There’s a lot of talk surrounding the “incompatibility” of human rights discourse and Islamic teachings, from both Muslims and non-Muslims alike. Obviously, I don’t believe that is true and that’s what this blog is about – spreading the message and raising awareness! I wanted to get an expert opinion, to really delve into the issue to show people out there what Islam really is all about and I’m delighted to have spoken with expert in Islamic theology and Human Rights Arnold Yasin Mol. Arnold is an academic at Leiden University (Netherlands) and lecturer in Islamic Studies at Fahm Institute. As such, he was able to provide a full insight on how Islam relates to human rights discourse past and present. Here’s what he had to say- you might just be surprised!
VoS: What does “being a Muslim” mean?
A: In Islamic theology, this first of all is defined by the verbal declaration of the Shahada, the testimony of one’s acceptance of monotheism and Muhammad’s messengerhood. Everybody who has professed this, or is being brought up by parents who profess this, is technically considered a Muslim. […] There are beliefs upheld by certain [people] in the past and present which negate the Shahada in such a clear way that, at least from a Sunni theology point of view, they lay outside the fold of Islam. But the majority of schools and sects from the Sunni, Shia, and Ibadhi schools of thoughts are considered Muslim. Even though these schools can consider the other as mistaken or misguided in several issues, and therefore ‘not rightfully guided’, they do not reject their status as Muslims. This intrapluralism accepted in classical Islam is largely misunderstood by many Muslims today, so thankfully there are projects as the Amman message. Apart from this issue of label and identity, there is of course in each school an ideal concept of how a Muslim must believe and act. […] I generally summarise being Muslim as it is stated in Qur’an verse 3:18 which links monotheism to ethical activism. Being a witness of God’s oneness has ethical consequences, one is obliged to stand up for justice and goodness as these are all attributes of God Himself.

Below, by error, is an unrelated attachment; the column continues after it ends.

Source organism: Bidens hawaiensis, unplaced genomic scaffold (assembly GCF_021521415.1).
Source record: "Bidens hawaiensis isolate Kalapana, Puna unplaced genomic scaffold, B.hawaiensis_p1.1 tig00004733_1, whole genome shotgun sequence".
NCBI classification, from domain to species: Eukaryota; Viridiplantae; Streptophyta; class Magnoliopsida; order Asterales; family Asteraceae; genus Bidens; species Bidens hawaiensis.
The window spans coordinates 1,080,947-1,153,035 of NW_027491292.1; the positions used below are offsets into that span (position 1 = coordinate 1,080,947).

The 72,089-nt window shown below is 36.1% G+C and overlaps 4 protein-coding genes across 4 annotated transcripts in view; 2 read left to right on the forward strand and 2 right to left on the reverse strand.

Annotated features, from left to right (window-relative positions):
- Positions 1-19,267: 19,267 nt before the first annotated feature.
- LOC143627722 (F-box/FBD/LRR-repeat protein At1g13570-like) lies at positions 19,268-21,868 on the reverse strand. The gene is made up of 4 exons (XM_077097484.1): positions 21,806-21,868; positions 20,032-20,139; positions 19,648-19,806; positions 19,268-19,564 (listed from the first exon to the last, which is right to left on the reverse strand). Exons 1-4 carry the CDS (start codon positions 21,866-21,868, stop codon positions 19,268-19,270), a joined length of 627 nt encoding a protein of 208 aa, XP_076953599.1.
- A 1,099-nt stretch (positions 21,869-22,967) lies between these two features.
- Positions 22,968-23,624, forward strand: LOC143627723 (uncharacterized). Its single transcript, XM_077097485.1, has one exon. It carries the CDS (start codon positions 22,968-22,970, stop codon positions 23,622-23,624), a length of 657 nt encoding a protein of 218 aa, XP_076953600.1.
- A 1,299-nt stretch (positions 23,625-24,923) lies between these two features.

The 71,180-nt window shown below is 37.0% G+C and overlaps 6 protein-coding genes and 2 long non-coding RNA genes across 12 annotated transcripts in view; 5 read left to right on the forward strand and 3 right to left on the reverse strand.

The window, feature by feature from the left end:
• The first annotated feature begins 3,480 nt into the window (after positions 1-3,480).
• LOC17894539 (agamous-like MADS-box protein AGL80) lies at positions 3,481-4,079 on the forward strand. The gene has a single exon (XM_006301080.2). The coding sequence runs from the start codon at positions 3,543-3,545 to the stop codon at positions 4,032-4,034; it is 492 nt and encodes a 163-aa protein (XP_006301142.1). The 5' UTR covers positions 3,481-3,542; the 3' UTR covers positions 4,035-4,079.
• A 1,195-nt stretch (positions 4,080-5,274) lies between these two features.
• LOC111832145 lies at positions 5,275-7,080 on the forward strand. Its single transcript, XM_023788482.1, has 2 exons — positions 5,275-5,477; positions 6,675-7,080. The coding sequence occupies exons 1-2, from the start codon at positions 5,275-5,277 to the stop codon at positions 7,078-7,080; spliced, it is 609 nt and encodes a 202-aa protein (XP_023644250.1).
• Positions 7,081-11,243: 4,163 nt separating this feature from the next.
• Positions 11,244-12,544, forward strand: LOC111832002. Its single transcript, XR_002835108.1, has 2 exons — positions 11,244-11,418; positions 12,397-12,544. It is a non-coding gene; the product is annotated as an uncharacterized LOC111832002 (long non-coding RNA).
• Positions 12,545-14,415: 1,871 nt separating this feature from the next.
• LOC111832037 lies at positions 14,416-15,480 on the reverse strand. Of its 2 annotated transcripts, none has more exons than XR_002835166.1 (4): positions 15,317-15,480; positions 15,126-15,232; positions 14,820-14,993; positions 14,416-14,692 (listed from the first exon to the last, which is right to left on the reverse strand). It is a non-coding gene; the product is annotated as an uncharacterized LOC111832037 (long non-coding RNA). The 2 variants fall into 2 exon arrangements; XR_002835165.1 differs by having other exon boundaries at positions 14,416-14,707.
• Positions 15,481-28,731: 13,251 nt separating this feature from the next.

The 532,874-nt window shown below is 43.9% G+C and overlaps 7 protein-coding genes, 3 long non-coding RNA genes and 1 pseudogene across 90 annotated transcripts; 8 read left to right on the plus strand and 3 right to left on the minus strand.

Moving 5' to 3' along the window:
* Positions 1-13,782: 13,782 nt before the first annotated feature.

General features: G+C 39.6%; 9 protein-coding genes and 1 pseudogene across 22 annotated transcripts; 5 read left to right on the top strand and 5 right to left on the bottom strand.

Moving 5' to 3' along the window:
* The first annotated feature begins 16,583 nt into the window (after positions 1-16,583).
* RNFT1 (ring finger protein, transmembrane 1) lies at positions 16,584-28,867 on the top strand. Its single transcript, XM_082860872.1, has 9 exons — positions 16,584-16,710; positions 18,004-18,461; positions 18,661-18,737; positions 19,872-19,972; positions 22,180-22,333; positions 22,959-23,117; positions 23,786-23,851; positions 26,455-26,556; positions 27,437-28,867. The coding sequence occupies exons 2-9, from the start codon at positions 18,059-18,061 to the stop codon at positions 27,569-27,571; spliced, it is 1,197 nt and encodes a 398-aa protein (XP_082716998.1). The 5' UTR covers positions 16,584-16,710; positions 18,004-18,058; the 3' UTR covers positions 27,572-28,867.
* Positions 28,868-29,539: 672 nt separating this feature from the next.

VoS: What does Islam teach (or not teach) in terms of human rights?
A: Classical Islam divided beliefs, rituals, and social acts between falling under the rights of God (Huquq Allah) and human rights (Huquq al-Nass/Adamiyya). As Muslims, we try to fulfill the rights of God (belief and rituals, and public good) and of Man (personal human rights) as the Qur’an was revealed, according to classical theology, to pursue the welfare (maslaha) of mankind. As God is needless of His rights, He doesn’t need our beliefs or rituals, it means the fulfillment of His rights is a private matter between a person and God, between the Creator and His servant. But as humans do need rights to exist, the twelfth century theologian al-Razi says, these must always take precedent.
These concepts of Huquq were already formed in the 8th century, centuries before European thought developed their own concepts of rights. These Huquq were understood to be universal, whatever one’s creed, age, or mental state, and were central in classical Islam in their construction of law and ethics, but also theology. The question why God allowed polytheism and heresy on earth was explained through His radical monotheism, He doesn’t need creation for Himself to exist, so whatever creation believes does not serve Him. Fulfilling God’s rights in relation to belief and ritual is a matter of rational understanding and love for God, but any lapses in His rights He allows because of His mercy for, and independence of, creation. Humans on the other hand need their rights to be protected for them to exist fully, and so the main function of any society is to protect and sustain these rights. In classical Islam there developed a long list of human rights, but they all revolved around three fundamental rights: the right of inviolability (haqq al-ismah), meaning every life is sacred, the right of freedom (haqq al-Hurriyya), meaning the right to not be a slave, and the right of property (haqq al-Malakiyya). So, Islam acknowledges the concept of human rights, and the absolute centrality and precedence of human rights in both the political and religious sphere. Modern human rights declarations are the result of centuries of global theological and philosophical thought, and are not simply a Western project.
VoS: Certain Islamic preachers state that the Universal Declaration of Human Rights for example is a “kafir document” and non-Islamic. What would you say to such statements?